Unfortunately I was unable to embed ("by request") the two parts of the "pilot" episode here, but if you just click Part One and Part Two you'll be taken directly to the youtube site where you can watch 'em and decide for yourself whether or not FOUR FEATHER FALLS was just more hokum or perhaps a real lost tee-vee classic that should be remembered at least as much as CRUNCH AND DEZ. As for me, I gotta say that it sure woulda been swell watching this 'un pop up on the old weekday morning cartoon show on channel 33 as a pre-school kid, perhaps as a respite from that station's tendency to run the same LITTLE RASCALS short where Spanky, Alfalfa and Buckwheat run away seemingly each and every week!

From the sixties to the seventies...y'know, I actually gotten heat from people for admitting to liking that decade which I guess was way too sick for their particularly "cultured" digestive systems, but I will stick to my guns and say that I'll take the seventies (tee-vee, music and magazines included!) o'er the eighties (now in the throes of nostalgiamania even as we speak!) and nineties for that matter because there was a whole lot more interesting stuff happening in those times than there were later on, unless you're a computer geek or suffer pangs of sadness over the cancellation of MAX HEADROOM. While the eighties were cornball hokum and the nineties faux-decadent, the seventies were the real deal when it came to multi-faceted slobboid suburban living, and that includes in the humor department as well as tee-vee, music and nekkid broads for that matter.

And you really couldn't do better on the humor front than on the boob tube, not only with MONTY PYTHON and the original SATURDAY NIGHT LIVE, but with surprise finds like such long-lost classics as FERNWOOD 2NIGHT. I hardly got to watch this summer replacement series for MARY HARTMAN MARY HARTMAN since the local station that was airing that 'un passed on FERNWOOD, but whenever I did get the chance (when channel 43 in Cleveland was coming in, perhaps thanks to that aforementioned tornado) I was sure to have a ball. Like PYTHON, SNL and NATIONAL LAMPOON there was bound to be a load of bad-taste and just plain offensiveness packed into some of these episodes of FERNWOOD (and later on AMERICA) 2NIGHT, and not like the kind today where uptight knowitalls love to tell hardworking ethnic Americans how evil they are in the most unfunny fashion possible, but one where the humor knew no race, creed or color but rammed it into them all!!! And that's what I call real brotherhood!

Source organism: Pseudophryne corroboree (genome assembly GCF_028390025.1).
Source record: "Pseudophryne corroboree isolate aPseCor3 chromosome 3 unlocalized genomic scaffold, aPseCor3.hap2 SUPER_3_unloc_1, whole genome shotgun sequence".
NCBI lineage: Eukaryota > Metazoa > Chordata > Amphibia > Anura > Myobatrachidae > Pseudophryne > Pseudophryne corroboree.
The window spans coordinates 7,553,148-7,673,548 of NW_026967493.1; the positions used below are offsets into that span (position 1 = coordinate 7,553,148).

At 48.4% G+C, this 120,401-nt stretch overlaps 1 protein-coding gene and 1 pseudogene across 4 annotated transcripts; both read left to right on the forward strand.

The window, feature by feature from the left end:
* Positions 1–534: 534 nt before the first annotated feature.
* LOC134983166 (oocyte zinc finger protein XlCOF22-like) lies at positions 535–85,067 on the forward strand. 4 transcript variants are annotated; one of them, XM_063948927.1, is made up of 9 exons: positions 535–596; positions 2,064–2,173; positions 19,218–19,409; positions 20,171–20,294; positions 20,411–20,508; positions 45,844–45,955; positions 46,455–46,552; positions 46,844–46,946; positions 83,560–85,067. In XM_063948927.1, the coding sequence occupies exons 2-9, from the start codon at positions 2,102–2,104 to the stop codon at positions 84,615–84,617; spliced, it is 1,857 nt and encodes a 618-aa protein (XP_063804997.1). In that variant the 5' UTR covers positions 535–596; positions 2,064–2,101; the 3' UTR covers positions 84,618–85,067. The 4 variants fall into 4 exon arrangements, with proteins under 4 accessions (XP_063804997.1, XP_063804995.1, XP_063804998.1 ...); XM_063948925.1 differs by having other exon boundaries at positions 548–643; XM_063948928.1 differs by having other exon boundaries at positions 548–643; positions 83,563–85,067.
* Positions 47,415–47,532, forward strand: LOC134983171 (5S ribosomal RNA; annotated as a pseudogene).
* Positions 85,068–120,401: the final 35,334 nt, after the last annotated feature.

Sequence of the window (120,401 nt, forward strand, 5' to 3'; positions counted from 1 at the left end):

Too bad (for you) that I couldn't dig up any of the truly acerbic (note spelling, Jeff!) and oh-so-non-"Pee-Cee" bits from the show like "Dial-A-Jew" or "Yankee Doodle Gook" (not forgetting that UBS, THE FIRST FIFTY DAYS special where the retired general/president of the UBS network gave that Patton-esque speech completely in military terms relaying in shock about catching a program on another net that showed a white man kissing a Chinese woman), but here's a pretty good 'un that I believe in my heart o' hearts typifies an average episode of the series.

First, part one:

Then, part two:

And how about this beaut of a scene hawking the "Wunda Blenda"????

Finally there's this bit with none other than Frank DeVol proving that his contributions to the small screen amount to a lot more than I'M DICKENS HE'S FENSTER and writing the theme to THE BRADY BUNCH (note: audio not uppa par):

Anyway, a Happy Easter to you all. Sure looks like Christmas out thar right now, but from what I hear it's all gonna melt into slush in a few days which all you schoolkids can kick up and splash your fellow students with. And what better springtime memories can you make outta all the times that I got splashed by rowdy kids like you anyway!